My shopping cart
Your cart is currently empty.Continue Shopping
A number of our artists are available to produce bespoke, personalised commissions. Find out how it works, and how we can help.
It might be a certain view. It might be to hang in a certain place. It might be a gift, or to mark a special occasion.
Whatever the reason; you need something specific, and off-the-peg won't cut it.
If you’ve not commissioned a painting before, it can be daunting.
This page will demystify the process, and empower you to confidently order exactly the painting you want.
And our customers agree.
In art, a commission is requesting the creation of a work of art.
It’s paying an artist you like to paint something specific for you.
Some of the world's best known, most recognisable paintings started off as commissions; think Michelangelo's Sistine Chappell ceiling or da Vinci's The Last Supper.
Commissioning an artist is the best way to offer patronage and support to an artist that moves and inspires you. And commissions come from all quarters; from the great and the good, to the scandalous and debauched; more people commission original paintings than you might think.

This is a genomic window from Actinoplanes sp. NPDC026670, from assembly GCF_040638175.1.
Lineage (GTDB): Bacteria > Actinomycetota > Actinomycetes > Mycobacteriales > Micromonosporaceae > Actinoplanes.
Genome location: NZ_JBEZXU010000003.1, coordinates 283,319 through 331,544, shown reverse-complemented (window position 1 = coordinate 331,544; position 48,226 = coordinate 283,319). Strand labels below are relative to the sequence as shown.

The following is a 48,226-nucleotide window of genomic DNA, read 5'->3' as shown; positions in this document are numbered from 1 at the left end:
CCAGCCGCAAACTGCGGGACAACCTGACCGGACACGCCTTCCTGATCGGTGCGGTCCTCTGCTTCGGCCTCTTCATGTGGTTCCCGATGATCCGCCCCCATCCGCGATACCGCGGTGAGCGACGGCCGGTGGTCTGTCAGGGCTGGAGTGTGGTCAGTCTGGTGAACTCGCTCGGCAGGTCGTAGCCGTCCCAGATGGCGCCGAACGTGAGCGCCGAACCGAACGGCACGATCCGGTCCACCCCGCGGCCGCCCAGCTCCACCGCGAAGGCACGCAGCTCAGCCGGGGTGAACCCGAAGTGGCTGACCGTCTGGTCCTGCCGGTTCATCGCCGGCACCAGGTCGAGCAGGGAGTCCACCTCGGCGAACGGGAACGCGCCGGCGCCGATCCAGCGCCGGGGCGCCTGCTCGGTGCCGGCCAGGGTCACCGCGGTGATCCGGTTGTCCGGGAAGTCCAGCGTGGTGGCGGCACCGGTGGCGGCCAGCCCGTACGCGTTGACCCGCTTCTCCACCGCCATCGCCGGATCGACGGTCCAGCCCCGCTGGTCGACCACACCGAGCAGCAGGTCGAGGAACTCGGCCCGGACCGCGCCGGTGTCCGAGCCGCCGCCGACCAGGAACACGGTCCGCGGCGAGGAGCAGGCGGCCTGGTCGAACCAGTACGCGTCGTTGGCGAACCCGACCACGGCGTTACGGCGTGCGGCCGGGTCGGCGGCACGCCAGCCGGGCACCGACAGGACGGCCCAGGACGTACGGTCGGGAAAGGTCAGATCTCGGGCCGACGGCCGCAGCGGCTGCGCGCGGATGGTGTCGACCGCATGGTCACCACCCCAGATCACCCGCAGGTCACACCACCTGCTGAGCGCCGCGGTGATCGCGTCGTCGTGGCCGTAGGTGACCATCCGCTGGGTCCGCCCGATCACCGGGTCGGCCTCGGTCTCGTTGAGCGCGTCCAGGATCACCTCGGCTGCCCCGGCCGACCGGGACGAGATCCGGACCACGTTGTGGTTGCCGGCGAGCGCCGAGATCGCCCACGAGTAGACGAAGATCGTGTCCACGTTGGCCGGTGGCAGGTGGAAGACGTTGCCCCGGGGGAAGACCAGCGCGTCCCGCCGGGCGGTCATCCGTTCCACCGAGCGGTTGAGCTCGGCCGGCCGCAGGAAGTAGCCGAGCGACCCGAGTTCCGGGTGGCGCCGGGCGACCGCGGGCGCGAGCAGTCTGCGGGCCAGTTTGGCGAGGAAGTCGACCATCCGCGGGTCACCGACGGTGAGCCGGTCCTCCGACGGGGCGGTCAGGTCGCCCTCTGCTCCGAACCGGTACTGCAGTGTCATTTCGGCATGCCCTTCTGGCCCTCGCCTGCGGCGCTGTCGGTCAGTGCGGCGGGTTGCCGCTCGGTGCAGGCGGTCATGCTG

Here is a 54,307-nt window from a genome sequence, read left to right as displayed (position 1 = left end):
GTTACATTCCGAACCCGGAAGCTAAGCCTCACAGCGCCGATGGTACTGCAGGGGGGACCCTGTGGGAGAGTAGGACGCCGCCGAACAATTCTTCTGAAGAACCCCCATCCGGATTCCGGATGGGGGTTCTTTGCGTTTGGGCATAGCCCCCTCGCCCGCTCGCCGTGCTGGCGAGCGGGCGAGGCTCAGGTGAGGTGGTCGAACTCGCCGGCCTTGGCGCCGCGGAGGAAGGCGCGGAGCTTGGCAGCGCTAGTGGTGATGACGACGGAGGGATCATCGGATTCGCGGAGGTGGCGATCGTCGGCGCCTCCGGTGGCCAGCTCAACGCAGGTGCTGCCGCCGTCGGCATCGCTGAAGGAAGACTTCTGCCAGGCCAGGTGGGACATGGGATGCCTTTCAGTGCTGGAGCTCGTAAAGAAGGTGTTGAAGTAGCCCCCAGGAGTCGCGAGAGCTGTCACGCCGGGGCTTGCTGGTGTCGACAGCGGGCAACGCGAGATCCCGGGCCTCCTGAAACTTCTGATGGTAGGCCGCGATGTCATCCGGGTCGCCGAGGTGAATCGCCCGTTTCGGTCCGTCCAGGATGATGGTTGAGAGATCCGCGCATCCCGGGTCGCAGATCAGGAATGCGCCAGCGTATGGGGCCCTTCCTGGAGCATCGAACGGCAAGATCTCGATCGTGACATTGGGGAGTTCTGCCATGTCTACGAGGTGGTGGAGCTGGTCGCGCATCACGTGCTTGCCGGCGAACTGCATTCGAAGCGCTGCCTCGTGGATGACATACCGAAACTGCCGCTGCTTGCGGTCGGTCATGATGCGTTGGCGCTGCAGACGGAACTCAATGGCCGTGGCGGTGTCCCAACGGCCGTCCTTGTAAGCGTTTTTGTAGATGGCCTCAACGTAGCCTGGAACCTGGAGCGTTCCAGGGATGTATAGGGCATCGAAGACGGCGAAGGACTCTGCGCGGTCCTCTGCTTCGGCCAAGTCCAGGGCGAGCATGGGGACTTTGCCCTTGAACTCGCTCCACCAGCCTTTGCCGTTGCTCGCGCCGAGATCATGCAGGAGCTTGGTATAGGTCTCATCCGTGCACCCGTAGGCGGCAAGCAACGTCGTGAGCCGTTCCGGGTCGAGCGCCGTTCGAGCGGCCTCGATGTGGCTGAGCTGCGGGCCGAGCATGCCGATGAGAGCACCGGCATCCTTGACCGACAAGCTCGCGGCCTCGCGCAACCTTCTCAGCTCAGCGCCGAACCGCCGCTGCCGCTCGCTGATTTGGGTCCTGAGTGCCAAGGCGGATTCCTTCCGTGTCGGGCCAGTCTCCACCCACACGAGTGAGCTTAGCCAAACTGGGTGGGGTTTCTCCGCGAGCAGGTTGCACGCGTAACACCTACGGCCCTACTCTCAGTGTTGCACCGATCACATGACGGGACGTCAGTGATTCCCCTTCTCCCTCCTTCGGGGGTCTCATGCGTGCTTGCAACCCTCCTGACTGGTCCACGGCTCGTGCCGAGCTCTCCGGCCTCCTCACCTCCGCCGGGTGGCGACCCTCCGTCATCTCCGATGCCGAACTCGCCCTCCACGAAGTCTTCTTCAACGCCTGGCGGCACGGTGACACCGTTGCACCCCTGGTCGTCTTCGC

Our magnificent seven. If there's a better group of artists, I've not met them. The best of the best, and the perfect group to bring your dream painting to life.
Each artist has a highly limited number of commission slots available each year, and they fill up quickly. To avoid disappointment, please get in touch as soon as possible.
Pippa has been working almost exclusively to commission for the last few of years, and the results have been sensational. It's the most direct route to the front of the queue, and to owning the Pippa Chapman of your dreams.
Frank's kinetic use of heavily textured impasto is the first choice for the movement and bustle of a modern city scene. Wherever your heart is - whether it's Tokyo, London, New York or somewhere else - there isn't a better artist to do it justice than Frank.